Viral capsids have attracted great interest in the field of nanobiology because of their nanoscale size, symmetrical structural organization, load capacity, controllable self-assembly, and ease of modification. viruses are essentially naturally occurring nanomaterials capable of self-assembly with a high degree of precision.[3] Viral capsid- nanoparticle hybrid structures, which combine the bio-activities of virus capsids with the functions of nanoparticles, are a new class of bionanomaterials that have many potential applications as therapeutic and diagnostic vectors, imaging agents, and advanced nanomaterial synthesis reactors.[3]

4. Plant Viruses in Nanotechnology

Plant virus-based systems, in particular, are among the most advanced and exploited for their potential use as bioinspired structured nanomaterials and nano-vectors. Plant virus nanoparticles are non-infectious to mammalian cells also proved by Raja muthuramalingam et al. 2018.[19] Plant viruses have a size particularly suitable for nanoscale applications and can offer several advantages. In fact, they are structurally uniform, robust, biodegradable and easy to produce.[3] Moreover, many are the examples regarding functionalization of plant virus-based nanoparticles by means of modification of their external surface and by loading cargo molecules into their internal cavity. This plasticity in terms of nanoparticles engineering is the ground on which multivalency, payload containment and targeted delivery can be fully exploited.[20]

George P. Lomonossoff writing in "Recent Advances in Plant Virology", The capsids of most plant viruses are simple and robust structures consisting of multiple copies of one or a few types of protein subunit arranged with either icosahedral or helical symmetry. The capsids can be produced in large quantities either by the infection of plants or by the expression of the subunit(s) in a variety of heterologous systems. In view of their relative simplicity and ease of production, plant virus particles or virus-like particles (VLPs) have attracted much interest over the past 20 years for applications in both bio- and nanotechnology [Lomonossoff, 2011[21]]. As result, plant virus particles have been subjected to both genetic and chemical modification, have been used to encapsulate foreign material and have themselves, been incorporated into supramolecular structures. Significantly, plant viruses studied are not human pathogens, which have no natural tendency to interact with human cell surface receptors.[22] Recently, a plant pathogenic virus are reported to used to synthesize a noble hybrid metal nanomaterials used as bio-semiconductor.[19]

4.1. Plant Viruses

Viruses cause several destructive plant diseases and are accountable for massive losses in crop production and quality in all parts of the world. Infected plants may show a range of symptoms depending on the disease but often there is severe leaf curling, stunting (abnormalities in the whole plant) and leaf yellowing (either of the whole leaf or in a pattern of stripes or blotches).[23] Most plant viruses are therefore transmitted by a vector organism (insects, nematodes, plasmodiophorids and mites) that feeds on the plant or (in some diseases) are introduced through wounds made, for example during agriculture practices (e.g. pruning). Many plant viruses, for example, tobacco mosaic virus, have been used as model systems to provide a basic understanding of how viruses express genes and replicate. Others permitted the elucidation of the processes underlying RNA silencing, now recognised as a core epigenetic mechanism underpinning numerous areas of biology.[24]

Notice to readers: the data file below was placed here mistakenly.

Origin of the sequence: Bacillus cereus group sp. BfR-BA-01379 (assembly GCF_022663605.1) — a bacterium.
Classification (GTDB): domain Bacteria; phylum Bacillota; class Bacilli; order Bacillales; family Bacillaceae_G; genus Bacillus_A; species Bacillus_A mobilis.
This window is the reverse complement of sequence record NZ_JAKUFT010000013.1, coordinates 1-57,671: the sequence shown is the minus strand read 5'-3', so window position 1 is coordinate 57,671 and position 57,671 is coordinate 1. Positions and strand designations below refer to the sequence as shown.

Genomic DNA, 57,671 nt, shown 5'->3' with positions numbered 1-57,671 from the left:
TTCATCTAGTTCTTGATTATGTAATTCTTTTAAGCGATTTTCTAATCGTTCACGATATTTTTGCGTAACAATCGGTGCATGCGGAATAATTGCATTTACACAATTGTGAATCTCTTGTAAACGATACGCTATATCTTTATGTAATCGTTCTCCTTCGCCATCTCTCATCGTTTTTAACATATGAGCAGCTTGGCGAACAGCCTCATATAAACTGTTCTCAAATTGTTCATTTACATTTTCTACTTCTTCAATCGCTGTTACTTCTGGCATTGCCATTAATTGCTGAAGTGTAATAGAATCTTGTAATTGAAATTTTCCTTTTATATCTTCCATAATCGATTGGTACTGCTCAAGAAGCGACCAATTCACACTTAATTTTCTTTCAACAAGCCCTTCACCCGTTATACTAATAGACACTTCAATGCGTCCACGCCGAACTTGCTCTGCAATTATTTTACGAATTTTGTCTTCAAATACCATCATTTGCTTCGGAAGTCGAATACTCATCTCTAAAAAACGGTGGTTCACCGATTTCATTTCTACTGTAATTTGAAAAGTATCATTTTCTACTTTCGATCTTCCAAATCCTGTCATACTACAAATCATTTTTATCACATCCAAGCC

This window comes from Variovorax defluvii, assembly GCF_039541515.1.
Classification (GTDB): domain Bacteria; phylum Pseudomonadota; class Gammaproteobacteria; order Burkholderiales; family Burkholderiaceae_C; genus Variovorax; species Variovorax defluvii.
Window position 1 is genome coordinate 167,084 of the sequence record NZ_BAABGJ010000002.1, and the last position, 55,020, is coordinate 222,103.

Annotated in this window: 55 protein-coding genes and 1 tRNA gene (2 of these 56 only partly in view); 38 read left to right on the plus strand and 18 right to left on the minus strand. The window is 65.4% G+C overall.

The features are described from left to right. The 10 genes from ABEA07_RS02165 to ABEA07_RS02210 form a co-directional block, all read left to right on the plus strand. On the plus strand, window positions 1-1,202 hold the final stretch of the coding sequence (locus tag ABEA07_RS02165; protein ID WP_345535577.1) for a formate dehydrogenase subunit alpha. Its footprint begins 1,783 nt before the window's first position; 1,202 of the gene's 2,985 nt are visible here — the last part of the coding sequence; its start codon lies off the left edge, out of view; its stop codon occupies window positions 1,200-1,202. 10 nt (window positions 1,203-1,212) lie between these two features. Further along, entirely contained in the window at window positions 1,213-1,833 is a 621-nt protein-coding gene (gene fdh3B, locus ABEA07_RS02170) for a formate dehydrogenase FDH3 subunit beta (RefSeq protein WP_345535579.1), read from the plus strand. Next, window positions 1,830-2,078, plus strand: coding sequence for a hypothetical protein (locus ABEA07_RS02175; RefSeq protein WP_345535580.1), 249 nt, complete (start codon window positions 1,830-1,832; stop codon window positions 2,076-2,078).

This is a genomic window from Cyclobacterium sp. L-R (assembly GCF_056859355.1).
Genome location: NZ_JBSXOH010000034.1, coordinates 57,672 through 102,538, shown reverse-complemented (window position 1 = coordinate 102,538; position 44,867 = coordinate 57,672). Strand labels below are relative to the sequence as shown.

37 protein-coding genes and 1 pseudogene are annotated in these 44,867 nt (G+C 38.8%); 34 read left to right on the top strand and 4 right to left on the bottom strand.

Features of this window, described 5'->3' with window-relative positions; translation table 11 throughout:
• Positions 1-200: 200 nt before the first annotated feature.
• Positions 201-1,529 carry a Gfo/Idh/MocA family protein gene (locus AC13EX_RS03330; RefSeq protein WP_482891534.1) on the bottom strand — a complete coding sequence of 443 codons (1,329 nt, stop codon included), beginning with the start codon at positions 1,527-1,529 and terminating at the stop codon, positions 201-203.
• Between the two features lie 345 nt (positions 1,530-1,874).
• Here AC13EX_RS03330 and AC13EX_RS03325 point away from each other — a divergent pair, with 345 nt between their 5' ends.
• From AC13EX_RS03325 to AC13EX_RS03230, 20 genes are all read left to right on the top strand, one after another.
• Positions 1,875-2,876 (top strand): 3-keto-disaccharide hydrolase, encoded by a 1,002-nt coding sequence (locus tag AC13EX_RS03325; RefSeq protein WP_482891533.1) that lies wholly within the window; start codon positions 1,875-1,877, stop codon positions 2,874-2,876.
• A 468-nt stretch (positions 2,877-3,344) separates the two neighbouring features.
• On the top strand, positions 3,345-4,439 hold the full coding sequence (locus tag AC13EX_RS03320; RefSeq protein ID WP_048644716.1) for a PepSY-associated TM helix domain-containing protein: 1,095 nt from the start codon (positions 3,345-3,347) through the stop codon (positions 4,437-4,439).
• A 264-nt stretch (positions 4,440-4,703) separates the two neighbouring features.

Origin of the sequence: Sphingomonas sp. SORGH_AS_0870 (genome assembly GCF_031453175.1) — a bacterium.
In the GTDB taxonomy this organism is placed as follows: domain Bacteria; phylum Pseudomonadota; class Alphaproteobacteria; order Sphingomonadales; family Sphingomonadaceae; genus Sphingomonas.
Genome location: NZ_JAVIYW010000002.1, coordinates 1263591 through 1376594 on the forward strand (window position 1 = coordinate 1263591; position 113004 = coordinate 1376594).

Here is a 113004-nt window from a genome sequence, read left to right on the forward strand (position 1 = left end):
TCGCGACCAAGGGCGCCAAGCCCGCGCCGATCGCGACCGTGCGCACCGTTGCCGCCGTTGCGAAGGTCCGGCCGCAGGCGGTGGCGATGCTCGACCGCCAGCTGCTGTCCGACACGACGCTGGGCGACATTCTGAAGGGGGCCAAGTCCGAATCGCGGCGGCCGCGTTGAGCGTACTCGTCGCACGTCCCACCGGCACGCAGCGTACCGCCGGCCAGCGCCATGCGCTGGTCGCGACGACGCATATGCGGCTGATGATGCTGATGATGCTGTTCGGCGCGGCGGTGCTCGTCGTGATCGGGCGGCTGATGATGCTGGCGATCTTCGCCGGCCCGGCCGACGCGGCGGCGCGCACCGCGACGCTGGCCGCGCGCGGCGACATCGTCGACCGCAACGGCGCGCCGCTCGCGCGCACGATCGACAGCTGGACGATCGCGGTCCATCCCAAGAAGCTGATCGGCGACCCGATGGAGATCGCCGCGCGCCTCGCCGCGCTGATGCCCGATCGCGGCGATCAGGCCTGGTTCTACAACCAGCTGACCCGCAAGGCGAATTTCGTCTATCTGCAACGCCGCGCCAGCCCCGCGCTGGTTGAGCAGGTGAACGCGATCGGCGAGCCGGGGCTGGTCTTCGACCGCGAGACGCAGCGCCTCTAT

5. Some Properties of Viral Nanoparticles

  • Plant viruses come in many shapes and sizes: for example, the plant virus Tobacco mosaic virus (TMV) measures 300x18 nm in size; it forms a hollow rod.[25] The plant virus Potato virus X (PVX) forms flexible filaments of 515x13 nm.[26] The following viruses have an icosahedral symmetry and measure between 25-30 nm: plant virus Cowpea mosaic virus (CPMV),[27] bacteriophage Qbeta and mammalian adeno-associated virus (AAV).[28]
  • These are just some examples, many different viruses are being engineered and studied for their potential applications in medicine, some examples of plant viruses include Cowpea chlorotic mottle virus, Red clover necrotic mottle virus, Physalis mosaic virus, Papaya mosaic virus.
  • Plant viruses and bacteriophages are not infectious toward mammals. In contrast to mammalian viruses, there is no risk of a viral infection.
  • Virus-like particles (VLPs) can be produced that lack the viral genome; these VLPs are non-infectious also toward plants and thus considered safe also from an agricultural point of view.[4]
  • Viruses and their non-infectious counterparts can be produced through molecular farming in plants or fermentation in cell culture.
  • The virus-based nanoparticles can be tailored for specific applications using a number of chemical biology approaches:
    • Genetic modification can be used to modify the amino acid sequence of the capsid protein (also known as coat protein).[29]
    • Bioconjugate chemistry can be used to introduce non-biological or biological cargos.[30]
    • Lastly, while often shown as rigid materials, the viruses are dynamic materials that undergo swelling and other conformational changes allowing for cargo to be infused or encapsulated into their viral capsids.[31]

Manifold plant virus platform technologies are being developed and studied for many applications[32] including:

  • Vaccines: VLPs or epitope display platforms
  • Immunotherapies: in situ vaccines
  • Molecular imaging contrast agents
  • Drug delivery: targeting both human health and plant health
  • Battery electrodes
  • Sensor applications

References